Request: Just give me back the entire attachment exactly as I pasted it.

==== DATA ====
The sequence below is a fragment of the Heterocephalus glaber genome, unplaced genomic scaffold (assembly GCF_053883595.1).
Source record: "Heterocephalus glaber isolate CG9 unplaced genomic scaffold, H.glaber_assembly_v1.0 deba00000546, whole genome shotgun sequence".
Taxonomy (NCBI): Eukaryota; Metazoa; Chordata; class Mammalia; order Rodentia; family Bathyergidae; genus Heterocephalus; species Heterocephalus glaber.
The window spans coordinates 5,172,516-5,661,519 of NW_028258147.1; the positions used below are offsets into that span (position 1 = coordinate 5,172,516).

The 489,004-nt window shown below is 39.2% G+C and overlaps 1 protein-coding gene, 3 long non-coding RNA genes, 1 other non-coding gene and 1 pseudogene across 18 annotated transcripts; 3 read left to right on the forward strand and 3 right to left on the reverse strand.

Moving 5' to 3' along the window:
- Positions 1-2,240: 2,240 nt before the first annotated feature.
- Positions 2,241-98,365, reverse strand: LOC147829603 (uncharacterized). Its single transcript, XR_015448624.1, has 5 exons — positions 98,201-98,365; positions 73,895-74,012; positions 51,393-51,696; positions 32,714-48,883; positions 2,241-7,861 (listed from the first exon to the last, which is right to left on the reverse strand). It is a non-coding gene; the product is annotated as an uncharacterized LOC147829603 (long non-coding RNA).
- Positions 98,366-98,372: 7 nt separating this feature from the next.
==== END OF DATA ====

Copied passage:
The sequence below is a fragment of the Heterocephalus glaber genome, unplaced genomic scaffold (assembly GCF_053883595.1).
Source record: "Heterocephalus glaber isolate CG9 unplaced genomic scaffold, H.glaber_assembly_v1.0 deba00000546, whole genome shotgun sequence".
Taxonomy (NCBI): Eukaryota; Metazoa; Chordata; class Mammalia; order Rodentia; family Bathyergidae; genus Heterocephalus; species Heterocephalus glaber.
The window spans coordinates 5,172,516-5,661,519 of NW_028258147.1; the positions used below are offsets into that span (position 1 = coordinate 5,172,516).

The 489,004-nt window shown below is 39.2% G+C and overlaps 1 protein-coding gene, 3 long non-coding RNA genes, 1 other non-coding gene and 1 pseudogene across 18 annotated transcripts; 3 read left to right on the forward strand and 3 right to left on the reverse strand.

Moving 5' to 3' along the window:
- Positions 1-2,240: 2,240 nt before the first annotated feature.
- Positions 2,241-98,365, reverse strand: LOC147829603 (uncharacterized). Its single transcript, XR_015448624.1, has 5 exons — positions 98,201-98,365; positions 73,895-74,012; positions 51,393-51,696; positions 32,714-48,883; positions 2,241-7,861 (listed from the first exon to the last, which is right to left on the reverse strand). It is a non-coding gene; the product is annotated as an uncharacterized LOC147829603 (long non-coding RNA).
- Positions 98,366-98,372: 7 nt separating this feature from the next.